By L Amatullah
My experience of British Muslim activism in the university and community scene has caused me to observe that the diversity of Muslim demographics is not usually reflected in our various campaigns. In a world where conflict and oppression and the fight to end them are constant features in our lives, campaigns related to the Middle East are always much more prominent and prioritised.
Palestine, for example, has an especially undying place in all our hearts. It is the home of the third holiest site, where our Muslim brothers and sisters suffer relentlessly under Israeli aggression. It is therefore a campaign that I have been and continue to be wholeheartedly a part of. I have determinedly picketed, demonstrated, occupied lecture theatres, signed and promoted petitions and delivered speeches in protest of the suffering in the region.
However, the question arises – do we not feel that we are neglecting some countries while almost exclusively focussing on others? According to sacred teachings, the Muslims are one body and the suffering of one part should be felt by all; nevertheless, Bosnia, Kosovo, Chechnya, Somalia… all came and went quite briefly. More ‘obscure’ communities such as the Chinese Uyghur continue to suffer with little recognition or response.
There is of course the position that British Muslims should be most concerned about those causes where Britain or Europe is an actor or influencing factor. However, we tend to ignore the many less reported but nevertheless critical ways in which we are actually engaged or able to influence a host of world situations. Enquiry is also needed into the curious hierarchy of ummah priorities that is beginning to emerge in the politics of British Muslim identity and identification; there are those identification-causes which prove our Britishness, others enable modish identification with much admired struggles. While some are termed ‘Islamic’ there are those that are only humanitarian – deserving our pity, charity and inevitable condescension.
It has further been observed that somehow Arab causes are seen as ‘Islamic concerns’ whereas others are seen as more regional matters, and those wanting to address them through collective Muslim platforms here, are often viewed as far too parochial! We must in all conscience avoid the unjustifiable turning of our backs to little profiled, but in many ways equally critical issues, particularly when we are sometimes the only port of call in the West for their support.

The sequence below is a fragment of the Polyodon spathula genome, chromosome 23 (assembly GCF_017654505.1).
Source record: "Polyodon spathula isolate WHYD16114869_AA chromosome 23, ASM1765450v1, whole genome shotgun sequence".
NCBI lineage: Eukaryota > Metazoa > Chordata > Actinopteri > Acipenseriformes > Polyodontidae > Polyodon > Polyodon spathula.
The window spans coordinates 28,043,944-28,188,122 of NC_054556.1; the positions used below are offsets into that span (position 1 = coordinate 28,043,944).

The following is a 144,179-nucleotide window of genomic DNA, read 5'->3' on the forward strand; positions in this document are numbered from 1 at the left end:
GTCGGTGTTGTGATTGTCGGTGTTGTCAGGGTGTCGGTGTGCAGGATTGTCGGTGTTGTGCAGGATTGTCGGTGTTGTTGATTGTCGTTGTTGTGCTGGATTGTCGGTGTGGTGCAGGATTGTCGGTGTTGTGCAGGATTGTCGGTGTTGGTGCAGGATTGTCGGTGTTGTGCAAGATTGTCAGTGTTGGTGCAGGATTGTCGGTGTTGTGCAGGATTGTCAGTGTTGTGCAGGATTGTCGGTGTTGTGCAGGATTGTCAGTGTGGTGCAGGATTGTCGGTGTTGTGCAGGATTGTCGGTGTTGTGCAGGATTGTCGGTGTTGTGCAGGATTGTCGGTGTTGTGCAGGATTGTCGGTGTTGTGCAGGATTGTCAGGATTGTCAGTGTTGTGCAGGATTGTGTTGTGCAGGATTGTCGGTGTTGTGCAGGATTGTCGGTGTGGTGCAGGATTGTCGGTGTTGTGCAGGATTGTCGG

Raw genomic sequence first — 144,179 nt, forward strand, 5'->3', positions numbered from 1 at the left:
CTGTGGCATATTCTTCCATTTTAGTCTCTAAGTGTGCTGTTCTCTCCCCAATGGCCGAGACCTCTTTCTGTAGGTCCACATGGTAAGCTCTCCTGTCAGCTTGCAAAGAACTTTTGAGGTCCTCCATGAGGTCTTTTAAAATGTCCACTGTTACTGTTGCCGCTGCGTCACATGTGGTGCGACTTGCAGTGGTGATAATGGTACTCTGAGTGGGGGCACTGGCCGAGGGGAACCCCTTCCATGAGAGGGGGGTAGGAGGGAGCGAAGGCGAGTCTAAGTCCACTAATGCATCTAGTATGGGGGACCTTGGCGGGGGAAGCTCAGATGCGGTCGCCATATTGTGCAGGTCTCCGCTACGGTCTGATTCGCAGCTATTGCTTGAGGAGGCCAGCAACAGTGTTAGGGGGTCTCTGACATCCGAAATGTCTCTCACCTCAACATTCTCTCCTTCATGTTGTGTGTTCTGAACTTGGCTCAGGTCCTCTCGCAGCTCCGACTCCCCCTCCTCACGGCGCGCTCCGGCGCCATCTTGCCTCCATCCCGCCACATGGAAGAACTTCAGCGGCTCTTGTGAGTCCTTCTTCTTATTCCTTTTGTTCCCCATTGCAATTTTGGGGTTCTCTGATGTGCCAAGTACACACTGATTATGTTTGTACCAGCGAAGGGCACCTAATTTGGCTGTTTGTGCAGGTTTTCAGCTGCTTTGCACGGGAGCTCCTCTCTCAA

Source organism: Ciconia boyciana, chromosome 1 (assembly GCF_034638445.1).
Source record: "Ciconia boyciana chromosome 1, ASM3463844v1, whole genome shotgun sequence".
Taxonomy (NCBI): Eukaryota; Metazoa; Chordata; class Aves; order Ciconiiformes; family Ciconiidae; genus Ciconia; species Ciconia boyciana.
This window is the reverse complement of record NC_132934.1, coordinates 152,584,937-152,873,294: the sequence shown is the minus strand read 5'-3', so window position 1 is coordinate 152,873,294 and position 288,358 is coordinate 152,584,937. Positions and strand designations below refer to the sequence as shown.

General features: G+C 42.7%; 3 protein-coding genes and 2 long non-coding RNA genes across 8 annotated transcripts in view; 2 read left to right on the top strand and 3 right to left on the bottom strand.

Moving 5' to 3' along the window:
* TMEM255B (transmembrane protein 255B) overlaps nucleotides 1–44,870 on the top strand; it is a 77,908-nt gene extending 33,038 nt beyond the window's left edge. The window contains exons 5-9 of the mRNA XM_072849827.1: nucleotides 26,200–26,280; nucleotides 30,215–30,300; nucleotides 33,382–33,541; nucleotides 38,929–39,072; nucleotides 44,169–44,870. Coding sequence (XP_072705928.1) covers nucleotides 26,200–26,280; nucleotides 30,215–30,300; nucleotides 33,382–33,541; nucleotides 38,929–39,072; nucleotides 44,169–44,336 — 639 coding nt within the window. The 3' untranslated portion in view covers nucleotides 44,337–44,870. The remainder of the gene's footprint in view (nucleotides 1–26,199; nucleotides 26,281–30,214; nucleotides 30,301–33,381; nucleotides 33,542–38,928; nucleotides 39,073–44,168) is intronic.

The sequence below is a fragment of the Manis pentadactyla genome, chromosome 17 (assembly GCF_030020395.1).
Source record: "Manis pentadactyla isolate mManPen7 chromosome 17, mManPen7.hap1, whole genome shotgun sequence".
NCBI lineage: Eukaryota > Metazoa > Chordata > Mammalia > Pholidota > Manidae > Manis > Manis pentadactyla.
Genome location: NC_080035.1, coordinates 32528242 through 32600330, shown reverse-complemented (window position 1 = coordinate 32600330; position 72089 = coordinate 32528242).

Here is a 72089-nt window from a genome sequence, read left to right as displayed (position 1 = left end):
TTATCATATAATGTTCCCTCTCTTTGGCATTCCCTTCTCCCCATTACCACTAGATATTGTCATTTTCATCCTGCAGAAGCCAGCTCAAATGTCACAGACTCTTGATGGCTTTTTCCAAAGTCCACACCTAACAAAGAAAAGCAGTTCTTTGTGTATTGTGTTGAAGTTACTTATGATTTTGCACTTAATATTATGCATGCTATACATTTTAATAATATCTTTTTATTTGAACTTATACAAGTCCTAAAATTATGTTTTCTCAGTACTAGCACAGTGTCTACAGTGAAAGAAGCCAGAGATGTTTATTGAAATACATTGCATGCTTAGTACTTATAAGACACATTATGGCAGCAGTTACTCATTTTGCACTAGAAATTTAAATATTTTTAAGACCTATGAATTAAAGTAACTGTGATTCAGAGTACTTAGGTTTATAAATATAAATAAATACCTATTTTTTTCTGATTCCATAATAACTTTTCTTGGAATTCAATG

Clearly, the scale and diversity of issues around the world that confront us may induce crisis fatigue or a feeling of being simply overwhelmed. To avoid this, our thinkers and organisations need to provide better direction as to serious, constructive long term activity and assignment of community resources. A part of this must be a much more balanced and considered response with regard to how and which issues are given priority and organised attention by the Muslim communities in the UK.
For example, the last 18 months has witnessed the very worrying exacerbation of conflict and instability in Pakistan and Bangladesh, documented by Amnesty International amongst others. Yet the almost nonexistent response – from both the British South Asian and the British Muslim community – is quite remarkable. These two countries alone account for almost a quarter (24%) of the total ummah; and the majority of British Muslims in fact originate ethnically from there. I believe it certainly is time that we carry out very possible and perhaps preventative work for human, faith and political rights in such countries as well. It is important that leaders from all communities join hands to signal that these are a worthy ummah concern; just as we all do stand together for every Middle Eastern crisis.
As far as protecting people from suffering and oppression goes, the Muslim duty is to humanity. Over the past years the older generation of activists, through their natural engagement with their homelands throughout the world, usually ensured that many different world issues were given the necessary prominence in the UK context. In the coming years, we must now wait and see whether the younger generation of activists and leaders can begin to delineate possible and actual spheres of influence and engagement in relation to the whole body of the ummah and beyond. It is my hope that this new decade will see a new broadening of horizons.
L Amatullah completed her undergraduate degree at the University of London where she is currently engaged in postgraduate study. She has led and been actively involved in charitable work and human rights campaigns, both on and off campus, for several years.
Reclaim Your Stage:
The Platform is a groundbreaking blog that provides current affairs and cultural commentary. Our pieces offer challenging opinions from a range of spectrums; that’s why we love hosting a platform for them.